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Nestor’s Great Hands, Golden Touch

DEUCE Extra

Nestor© Getty ImagesDaniel Nestor is still a force in his 20th year on tour.

Daniel Nestor has a gift for making some of the hardest shots in tennis look easy.

In what has been described as the greatest singles performance by a Canadian by no less an expert than former national coach Josef Brabenec Sr., Nestor defeated Gustavo Kuerten 6-7(7), 7-6(0), 6-3, 6-7(7), 7-5 in a crucial Davis Cup match in 2003 that eventually enabled Canada to beat Brazil and qualify for the World Group.

Facing break point at 3-3 in the fifth set against Kuerten, Nestor moved forward near the net and faced a shot dipping low to his backhand. With an uncanny cool, the lanky lefthander put his racquet down and guided a half volley diagonally to the farthest corner of the court. He wound up winning the point and eventually the match to give Canada a 1-1 split after the opening day of play.

Over the years whenever that inspired stroke has been mentioned to him, he simply shrugs and downplays the difficulty of hitting such a delicate shot under the most extreme pressure.

Superb touch and improvisation have become signatures of the Nestor repertoire, and his volleying skills are among the finest tennis has seen over the past 20 years. For most of the past 10 years, his shotmaking brilliance has been on exhibit mostly in doubles and many of his fellow competitors, for example veterans Dick Norman and Wesley Moodie, have expressed the view that he is indeed the best doubles player in the world.

Those opinions can be debated but there is no doubt that the talent that has taken him to 800 wins on the tour and to 72 career titles is unique and has delighted doubles aficionados ever since he won his first title with long-time partner - 40 titles together - Mark Knowles in 1994.

Away from the court, Nestor, who turns 39 in September, is a fine ambassador for his sport and one of the most popular characters among his peers.

From the painfully shy 19-year-old who upset world No. 1 Stefan Edberg in a Davis Cup match in Vancouver in 1992, he has matured into an individual who was honoured with the prestigious member of the Order of Canada award on January 1 of this year.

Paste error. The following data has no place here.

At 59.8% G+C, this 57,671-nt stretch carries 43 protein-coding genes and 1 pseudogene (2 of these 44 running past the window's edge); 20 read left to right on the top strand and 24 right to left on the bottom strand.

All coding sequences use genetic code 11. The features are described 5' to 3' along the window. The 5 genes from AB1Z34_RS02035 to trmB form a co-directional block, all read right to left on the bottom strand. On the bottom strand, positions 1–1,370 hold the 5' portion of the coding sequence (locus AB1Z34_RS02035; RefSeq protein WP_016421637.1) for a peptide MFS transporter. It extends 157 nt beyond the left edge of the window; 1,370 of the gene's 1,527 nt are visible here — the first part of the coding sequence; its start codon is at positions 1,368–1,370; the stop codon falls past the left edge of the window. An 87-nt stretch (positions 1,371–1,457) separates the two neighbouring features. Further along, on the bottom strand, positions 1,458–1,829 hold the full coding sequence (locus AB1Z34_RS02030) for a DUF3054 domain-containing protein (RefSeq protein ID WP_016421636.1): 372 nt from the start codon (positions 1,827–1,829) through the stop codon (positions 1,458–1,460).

Closer to home, with his mother Anna, father Ray and four-years-older brother Alex, he has shared the spoils of his success. While Daniel was of necessity the object of much of the family's sacrifices as he strived to become a successful professional tennis player, Alex was sometimes relegated to a secondary role. But Daniel was well aware of that and did what he could by helping pay for his big brother get a masters degree at Northeastern University in Boston and then go through law school at the University of California at Santa Clara. Today Alex is a lawyer living in San Francisco with his wife and two daughters (with a son on the way).

Daniel has a family of his own with wife Natasha and two and half year old daughter Tiana. He is an extremely proud papa and the epitome of a doting dad.

Nestor's generosity - he has been very giving in terms of making himself available to promote tennis in his home country - and good-natured personality have surely been part of his success in doubles. He has played with more than 30 partners in his years on the tour. Along with Knowles, Nenad Zimonjic, with whom he won 21 titles including three Grand Slams, and current partner Max Mirnyi, they include a wide range of players - Anders Jarryd, Paul Haarhuis, Alex O'Brien and Leander Paes as well as a lengthy roster of fellow-Canadians such as Sebastien Lareau, Frederic Niemeyer, Grant Connell, Glenn Michibata and even, at the ATP Masters event in Montreal in 1991, Greg Rusedski. That callow teenaged pairing lost 6-4, 6-4 to Patrick McEnroe and Pete Sampras.